‘The Deuce’ star may not have your typical 9-to-5 job, but actress Maggie Gyllenhaal is still a working mom who knows all about the challenges of balancing family and career.

By Anna Halkidis
Updated: May 14, 2019
Loacker/Mike Shane

May 14, 2019

Like most new moms, Maggie Gyllenhaal admits she didn't know much about parenting before welcoming her first daughter nearly 13 years ago. She had to learn a few things the hard way, including the crucial need for a diaper bag and the chaos of traveling across time zones with kids.

Mix in a fruitful acting career, which often requires early morning wakeup calls and shooting far from home, and exhaustion is a daily thing. "Sleep is huge. And just like everybody else, I don’t always get enough," Gyllenhaal told Parents.com at Loacker USA's third annual PowerMom Day event in New York City over the weekend, where she was honored as 2019's inspirational PowerMom. "But I find if I’m tired, everything is worse, everything is harder."

The Deuce actress, who lives in New York City with her husband, actor Peter Sarsgaard, got her first taste of balancing motherhood and a career shortly after her first daughter, Ramona, was born in 2006. She was in the middle of doing a ton of press for the film Sherrybaby—with a closet full of clothes that no longer fit her, she said during the event's Facebook Live. Posing for photos at that time, she added, was less than ideal. And so was ripping off her couture after the Golden Globes to nurse her tot. 

Work didn't slow down the second time around either: When Gloria was born in 2012, Gyllenhaal struggled through an audition just 10 days later. She didn't get the part.

The balancing act has its up and downs, but Gyllenhaal has put a few rules in place to help. She makes sure work doesn't keep her away from home for more than four days at a time (it was less when her girls were younger). And she refuses to miss their first day of school, even if it means turning down a good role.

The actress spoke more with Parents.com about being a working parent, raising girls, and learning there's no such thing as a perfect mother.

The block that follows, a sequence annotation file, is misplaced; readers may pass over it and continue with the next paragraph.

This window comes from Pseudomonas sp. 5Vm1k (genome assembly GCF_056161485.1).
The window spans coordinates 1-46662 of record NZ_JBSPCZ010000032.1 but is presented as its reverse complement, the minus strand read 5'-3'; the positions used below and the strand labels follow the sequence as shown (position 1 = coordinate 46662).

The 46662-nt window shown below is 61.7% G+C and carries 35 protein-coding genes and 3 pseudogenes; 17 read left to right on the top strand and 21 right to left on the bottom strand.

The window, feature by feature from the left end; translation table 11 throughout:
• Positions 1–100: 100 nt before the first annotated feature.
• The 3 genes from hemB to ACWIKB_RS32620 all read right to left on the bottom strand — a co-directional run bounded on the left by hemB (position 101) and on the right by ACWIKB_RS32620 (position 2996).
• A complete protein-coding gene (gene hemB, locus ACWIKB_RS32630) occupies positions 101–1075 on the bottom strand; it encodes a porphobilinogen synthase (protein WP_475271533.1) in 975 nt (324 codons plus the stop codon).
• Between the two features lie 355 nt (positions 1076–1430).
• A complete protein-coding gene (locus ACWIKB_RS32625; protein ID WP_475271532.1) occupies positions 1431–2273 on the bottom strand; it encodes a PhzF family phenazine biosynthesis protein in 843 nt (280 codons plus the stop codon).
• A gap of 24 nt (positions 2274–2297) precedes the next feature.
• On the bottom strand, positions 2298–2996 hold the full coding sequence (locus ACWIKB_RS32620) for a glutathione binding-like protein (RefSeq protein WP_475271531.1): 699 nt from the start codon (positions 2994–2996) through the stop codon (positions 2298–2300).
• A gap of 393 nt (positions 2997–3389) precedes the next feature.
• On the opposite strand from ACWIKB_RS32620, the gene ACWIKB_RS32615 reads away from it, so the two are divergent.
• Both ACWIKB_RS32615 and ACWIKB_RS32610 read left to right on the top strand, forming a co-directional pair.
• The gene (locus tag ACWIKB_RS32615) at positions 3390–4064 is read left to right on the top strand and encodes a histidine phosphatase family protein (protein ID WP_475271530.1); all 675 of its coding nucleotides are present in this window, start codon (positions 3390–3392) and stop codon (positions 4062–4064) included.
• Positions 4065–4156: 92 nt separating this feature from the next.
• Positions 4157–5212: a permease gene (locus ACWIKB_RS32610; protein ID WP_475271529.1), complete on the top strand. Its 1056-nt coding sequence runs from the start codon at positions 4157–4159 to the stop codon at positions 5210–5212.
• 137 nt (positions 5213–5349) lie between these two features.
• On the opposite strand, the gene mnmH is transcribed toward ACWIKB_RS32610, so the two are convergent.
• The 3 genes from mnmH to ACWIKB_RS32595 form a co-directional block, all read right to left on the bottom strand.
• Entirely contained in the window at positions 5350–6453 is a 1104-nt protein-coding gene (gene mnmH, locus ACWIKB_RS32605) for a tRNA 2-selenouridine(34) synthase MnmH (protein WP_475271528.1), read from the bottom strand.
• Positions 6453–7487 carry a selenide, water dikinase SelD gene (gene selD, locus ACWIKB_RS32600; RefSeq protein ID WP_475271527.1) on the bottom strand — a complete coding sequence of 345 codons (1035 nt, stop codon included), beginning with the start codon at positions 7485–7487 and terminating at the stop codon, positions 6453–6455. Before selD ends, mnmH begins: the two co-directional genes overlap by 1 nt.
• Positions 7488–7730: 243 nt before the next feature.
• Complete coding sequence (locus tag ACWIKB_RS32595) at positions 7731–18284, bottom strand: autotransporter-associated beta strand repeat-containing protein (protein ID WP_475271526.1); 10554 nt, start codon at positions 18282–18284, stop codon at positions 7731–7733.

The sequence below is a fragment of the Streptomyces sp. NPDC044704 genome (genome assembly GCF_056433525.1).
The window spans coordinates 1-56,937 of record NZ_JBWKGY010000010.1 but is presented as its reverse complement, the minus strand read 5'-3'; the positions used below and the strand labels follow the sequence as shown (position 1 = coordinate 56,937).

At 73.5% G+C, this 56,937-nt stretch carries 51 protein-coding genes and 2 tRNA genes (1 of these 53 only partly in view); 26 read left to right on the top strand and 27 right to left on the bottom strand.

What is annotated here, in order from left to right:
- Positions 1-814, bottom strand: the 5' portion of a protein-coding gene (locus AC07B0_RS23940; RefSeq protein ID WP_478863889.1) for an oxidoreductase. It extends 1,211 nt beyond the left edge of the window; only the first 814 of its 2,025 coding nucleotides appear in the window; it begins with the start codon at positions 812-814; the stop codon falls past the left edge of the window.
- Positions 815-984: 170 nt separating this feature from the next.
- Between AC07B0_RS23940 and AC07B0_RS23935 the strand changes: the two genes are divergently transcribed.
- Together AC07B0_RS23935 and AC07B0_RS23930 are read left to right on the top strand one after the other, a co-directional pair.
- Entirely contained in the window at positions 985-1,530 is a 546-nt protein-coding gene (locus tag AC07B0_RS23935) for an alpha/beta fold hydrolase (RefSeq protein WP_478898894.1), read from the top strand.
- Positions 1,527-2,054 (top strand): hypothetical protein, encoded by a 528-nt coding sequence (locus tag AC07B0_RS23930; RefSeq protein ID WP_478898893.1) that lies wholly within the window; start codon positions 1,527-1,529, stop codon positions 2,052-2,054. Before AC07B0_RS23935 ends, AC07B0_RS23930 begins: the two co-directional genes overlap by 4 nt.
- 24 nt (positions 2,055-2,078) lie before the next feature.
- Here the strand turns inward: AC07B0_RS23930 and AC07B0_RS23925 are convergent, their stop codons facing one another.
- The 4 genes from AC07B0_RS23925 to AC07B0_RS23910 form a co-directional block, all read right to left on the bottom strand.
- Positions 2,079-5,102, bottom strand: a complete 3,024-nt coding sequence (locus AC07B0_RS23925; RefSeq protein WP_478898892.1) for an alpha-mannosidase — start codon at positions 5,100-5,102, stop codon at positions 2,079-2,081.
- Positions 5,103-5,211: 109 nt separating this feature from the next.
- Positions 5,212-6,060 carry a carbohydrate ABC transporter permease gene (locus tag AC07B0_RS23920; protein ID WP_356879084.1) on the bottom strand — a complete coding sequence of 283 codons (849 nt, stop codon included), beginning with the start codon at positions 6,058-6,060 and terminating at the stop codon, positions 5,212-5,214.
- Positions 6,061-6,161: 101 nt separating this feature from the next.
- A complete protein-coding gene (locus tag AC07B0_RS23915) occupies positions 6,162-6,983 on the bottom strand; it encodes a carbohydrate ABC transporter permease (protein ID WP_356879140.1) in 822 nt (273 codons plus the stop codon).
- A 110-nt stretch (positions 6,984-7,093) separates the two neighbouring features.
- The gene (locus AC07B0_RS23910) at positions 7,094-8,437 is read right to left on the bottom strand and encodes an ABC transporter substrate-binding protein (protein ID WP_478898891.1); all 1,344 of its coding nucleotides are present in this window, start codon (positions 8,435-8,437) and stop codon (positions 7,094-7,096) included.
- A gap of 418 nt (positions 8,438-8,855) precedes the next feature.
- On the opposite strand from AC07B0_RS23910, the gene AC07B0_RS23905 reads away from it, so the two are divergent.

On how motherhood has changed her career: "So often it has happened to me, maybe three school years in a row, right before school started, someone offered me a pretty interesting job in Australia and I was like, 'There’s really no reason for me to even read that because I’m not going to do it.' I can’t start the school year off working in Australia! There are, I would say, two or three directors for whom they would become the exception to that rule, but for the most part I really try to work in New York or during the summer. I just can’t be cavalier about it. If I’m going to make a decision that’s going to ask my children to sacrifice, I have to be seriously thoughtful about how to do that."

On making time for herself and her husband: "My husband and I, we can feel when too much time has gone by without a little time for ourselves and then we try to make [some]. And yes, I do make time for myself. I find exercise just makes me feel so much better. Sometimes I’ll go workout and my kids will be like, 'Why are you going?' And I’ll say, ‘I’m going so that I’ll be in a good mood!’ It’s just creating a little space and time for myself. But at the same time, there are times when something has to give and if I’m working and I am responsible for myself as a professional person and then my kids need me, sometimes the time for myself is the thing that goes. And also the time with my husband—he can handle it if he can’t have alone time with me. My 7-year-old can’t."

On the biggest joy of raising girls: "Oh I love having two girls! I mean, I’ve never had a boy so I don’t know, I’m sure that’s great, too. But sometimes I see people with little boys running around and I’m like, 'Aw, suckers!'

I remember when I got the call from the doctor and I was so sure I was having a boy, maybe because in my family, I have me and my brother [actor Jake Gyllenhaal] and I [already] had a girl. I was just sure that my second baby was going to be a boy…And then they tell me XX and I was so happy. I didn’t even know how much I wanted to have another girl. I’m sure I’m missing out on something beautiful by not having a boy, but it doesn’t feel like that."

On the biggest lesson she's learned about being a mother: "There really is no value at all in the fantasy version of mothering; the only value is in the reality, which includes mistakes, failures, and confusion, because through those things you learn, you grow...It’s just about being human and being there."

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